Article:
Monday, March 4, 2013

Gold Sampling: a 3-Phase Plan of Attack (Part 5)

(Trust me, the "Chicken Little" approach doesn't work well.)

As you can tell, I'm pretty much a believer in sampling first, then mining for gold after. This is true no matter the scale of mining and regardless whether you're a lode (hard-rock) gold miner or, like me, a placer miner first and foremost.

PHASE II: SAMPLING (continued)

There are any number of gold (or mineral/metal) sampling approaches. Drilling is one of those:

Drilling: This approach is both underestimated and under appreciated by many small-scale miners and no small amount of larger-scale commercial mining operations (including a few of those TV reality "star" types). Granted, drilling can be expensive at times and is not for everyone, but it can be one of the most effective ways to determine what lays beneath your feet in dry placers and gold-bearing gravels like benches or old stream gravels where running water isn't an issue.

Motorized drilling rigs are much like those used for drilling wells. Sections of pipe (often combined with high-pressure water or solutions) are used to penetrate layers of overburden or gold-bearing gravels all the way to bedrock. Samples can be analyzed at any given level or layer to determine the gold values present. Once a spot has been tested or sampled, the rig can be moved to a new spot or location and the process begins anew. Needless to say, this sort of drilling/sampling is most often used in commercial operations due to the costs involved.

Getting a Line on Gold Values Present

I've seen a few occasions where small-scale placer miners have used the drilling approach with hand tools like gas-powered augers. This approach seems to work best where the gravels are loosely consolidated and not bound or locked up tightly. Hand drilling like this won't get you to depth nor will it work well in many mining contexts, but it does enable a small-scale miner to "see" underground to some extent and to get a line on the gold values present.

Yes, there are occasions where drilling rigs are mounted on floats or barges to sample underwater, but you won't see that here in the United States much, if at all. In gold-bearing locations in Africa, Asia, and South America this sort of approach has been used in the past and is probably still being used on occasion.

Core sampling is a form of drilling for samples that's widely used in many commercial lode gold operations (and some placers as well). Again, the expense associated with this sort of sampling typically exceeds the cash flow most of us little guys and gals operate with the majority of the time, so it's probably not going to apply to most of us. Just thought I'd mention it.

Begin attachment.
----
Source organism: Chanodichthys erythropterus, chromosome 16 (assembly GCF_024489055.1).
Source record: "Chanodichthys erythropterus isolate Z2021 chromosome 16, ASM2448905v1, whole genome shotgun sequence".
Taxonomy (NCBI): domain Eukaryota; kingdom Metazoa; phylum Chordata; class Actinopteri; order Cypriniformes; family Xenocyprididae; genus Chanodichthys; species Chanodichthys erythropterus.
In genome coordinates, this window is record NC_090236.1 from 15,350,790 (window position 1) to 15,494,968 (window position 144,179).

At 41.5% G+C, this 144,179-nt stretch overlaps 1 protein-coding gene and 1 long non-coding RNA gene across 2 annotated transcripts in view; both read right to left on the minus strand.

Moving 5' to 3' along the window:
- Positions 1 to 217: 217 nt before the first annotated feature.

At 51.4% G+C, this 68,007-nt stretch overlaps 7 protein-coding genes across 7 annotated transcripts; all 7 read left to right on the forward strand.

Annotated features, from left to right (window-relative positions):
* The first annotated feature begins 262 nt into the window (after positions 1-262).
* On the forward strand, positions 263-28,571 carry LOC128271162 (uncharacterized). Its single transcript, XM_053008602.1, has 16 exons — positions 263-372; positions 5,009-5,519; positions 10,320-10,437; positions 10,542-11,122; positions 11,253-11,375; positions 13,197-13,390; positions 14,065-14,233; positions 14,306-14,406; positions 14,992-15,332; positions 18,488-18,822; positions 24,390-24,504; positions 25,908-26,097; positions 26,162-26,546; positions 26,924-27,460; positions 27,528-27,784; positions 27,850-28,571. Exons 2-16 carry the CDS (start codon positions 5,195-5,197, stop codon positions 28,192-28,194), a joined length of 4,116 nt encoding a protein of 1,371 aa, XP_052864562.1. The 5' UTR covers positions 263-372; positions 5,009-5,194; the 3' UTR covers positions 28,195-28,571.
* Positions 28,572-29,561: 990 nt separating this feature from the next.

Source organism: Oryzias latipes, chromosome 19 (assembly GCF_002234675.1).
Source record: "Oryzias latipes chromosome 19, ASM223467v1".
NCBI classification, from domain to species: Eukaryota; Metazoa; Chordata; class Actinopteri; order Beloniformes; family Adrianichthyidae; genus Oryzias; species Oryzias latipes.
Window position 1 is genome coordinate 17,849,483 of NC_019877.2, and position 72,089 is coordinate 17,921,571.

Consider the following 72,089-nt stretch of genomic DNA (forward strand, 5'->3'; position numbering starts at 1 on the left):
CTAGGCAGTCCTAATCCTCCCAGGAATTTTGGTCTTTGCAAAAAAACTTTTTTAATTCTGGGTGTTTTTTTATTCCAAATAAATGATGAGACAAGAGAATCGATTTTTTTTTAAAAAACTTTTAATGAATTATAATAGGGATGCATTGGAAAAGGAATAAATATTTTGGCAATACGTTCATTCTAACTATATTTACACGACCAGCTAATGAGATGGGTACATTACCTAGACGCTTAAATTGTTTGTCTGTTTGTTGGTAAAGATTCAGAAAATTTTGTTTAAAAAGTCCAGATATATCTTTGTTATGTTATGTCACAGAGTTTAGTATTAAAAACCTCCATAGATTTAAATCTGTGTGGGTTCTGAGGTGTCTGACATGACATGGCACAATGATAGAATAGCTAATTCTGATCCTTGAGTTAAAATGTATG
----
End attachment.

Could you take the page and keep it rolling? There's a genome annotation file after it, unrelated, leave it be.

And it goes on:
Be Systematic, Be Logical

Let me stress this point again: it really doesn't matter what sort of sampling approach you decide to take as long as you approach your sampling in a consistent and logical fashion. The more samples that are taken over a larger area at various depths per location equals better "data" in terms of gold values present, including the width and depth of potential paystreaks.

 (Visible gold in a lode gold sample.)

In other words, be systematic and logical in all your sampling efforts and make absolutely certain that your samples are numbered and recorded for future reference. If you can't remember where you took your samples then how do you expect to know where the gold is? In this case you just wasted the time (and money?) spent on your sampling efforts for the most part and are right back at first base using the "Chicken Little" approach again.

In my next post I'll start out by discussing trenching. Until then, be safe and keep the faith.

If you liked this post, you may want to read: "Failing to Sample: the Biggest Mistake in Gold Mining"

(c)  Jim Rocha (J.R.)  2013

Questions? E-mail me at


  1. I know this is really general and hard to answer, but for a guy with a shovel and stream sluice digging in random (but likely) places in the stream bed, how deep do I need to go? I usualy dig at least knee deep, and then move to anouther spot. Tearing down the sluice to check samples is slow, I might only get two or three a day. Is there a better,quicker way? Thanks JR, Gary

  2. Test panning is probably the quickest means. Samples should always be taken in a systematic way and recorded or noted..location and colors per pan. Best, J.R.